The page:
Difference between revisions of "Specific Gravity"

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(Specific Gravity)
(Specific Gravity)
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The first thing we do, is weigh the gemstone on an appropriate scale that will give us an accurate carat weight.<br>
 
The first thing we do, is weigh the gemstone on an appropriate scale that will give us an accurate carat weight.<br>
 
Secondly, the gem must be weighed suspended in water. <br>
 
Secondly, the gem must be weighed suspended in water. <br>
Simply, plug these values into the above equation, and voila, you have the gem's specific gravity.
+
Simply, plug these values into the above equation, and voila, you have the gem's specific gravity.<br><br>
 +
Another common way, to determine the relative specific gravity of a gem is to use heavy liquids.<br>
 +
Heavy liquid kits are available from several sources specializing in tools for the gemologist.<br>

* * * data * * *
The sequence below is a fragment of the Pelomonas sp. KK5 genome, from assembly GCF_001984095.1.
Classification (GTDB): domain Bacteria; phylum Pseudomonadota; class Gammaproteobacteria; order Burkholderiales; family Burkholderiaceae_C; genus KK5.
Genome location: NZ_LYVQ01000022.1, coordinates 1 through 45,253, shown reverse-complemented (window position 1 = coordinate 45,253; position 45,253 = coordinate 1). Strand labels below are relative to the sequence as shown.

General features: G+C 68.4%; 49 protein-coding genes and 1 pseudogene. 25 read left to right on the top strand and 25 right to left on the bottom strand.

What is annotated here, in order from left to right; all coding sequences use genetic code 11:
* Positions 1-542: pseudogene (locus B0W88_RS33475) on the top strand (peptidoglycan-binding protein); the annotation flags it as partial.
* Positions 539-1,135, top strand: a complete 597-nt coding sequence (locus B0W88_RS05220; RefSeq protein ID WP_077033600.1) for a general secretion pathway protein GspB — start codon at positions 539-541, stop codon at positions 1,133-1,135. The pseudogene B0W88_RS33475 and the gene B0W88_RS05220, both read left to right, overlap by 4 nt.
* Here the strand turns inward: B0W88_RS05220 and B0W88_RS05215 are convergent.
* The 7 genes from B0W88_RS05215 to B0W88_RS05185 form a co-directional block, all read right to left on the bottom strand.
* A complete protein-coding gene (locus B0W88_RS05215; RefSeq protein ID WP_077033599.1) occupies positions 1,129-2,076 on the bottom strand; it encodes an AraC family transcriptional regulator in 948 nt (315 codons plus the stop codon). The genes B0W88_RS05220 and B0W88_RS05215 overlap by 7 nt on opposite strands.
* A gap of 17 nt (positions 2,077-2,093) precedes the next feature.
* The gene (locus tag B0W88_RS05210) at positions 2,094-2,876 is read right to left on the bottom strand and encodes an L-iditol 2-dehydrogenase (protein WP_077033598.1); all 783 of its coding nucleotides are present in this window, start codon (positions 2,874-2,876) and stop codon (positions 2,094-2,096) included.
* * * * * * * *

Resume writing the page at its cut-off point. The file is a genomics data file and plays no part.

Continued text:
+
[[Image:heavy_liquids.jpg]]

Revision as of 11:31, 8 October 2006

Specific Gravity

Specific gravity is defined, simply, as the density of a gem, mineral or other material, relative to water.
For example, the specific gravity of diamond is 3.52. That means that a diamond is 3.52 times heavier than an equal volume of water.
The Specific Gravity of a gem can be diagnostic in determining its identity!
The calculation can be done directly, if one has a scale and a hydrostatic weighing device. (A hydrostatic weighing device is fairly rudimentary and can easily be constructed out of wire and spare parts laying around most households, or inexpensively purchsed from several sources.)
For Gemology, we write the equation as follows:
Sg1.gif
The first thing we do, is weigh the gemstone on an appropriate scale that will give us an accurate carat weight.
Secondly, the gem must be weighed suspended in water.
Simply, plug these values into the above equation, and voila, you have the gem's specific gravity.

Another common way, to determine the relative specific gravity of a gem is to use heavy liquids.
Heavy liquid kits are available from several sources specializing in tools for the gemologist.
Heavy liquids.jpg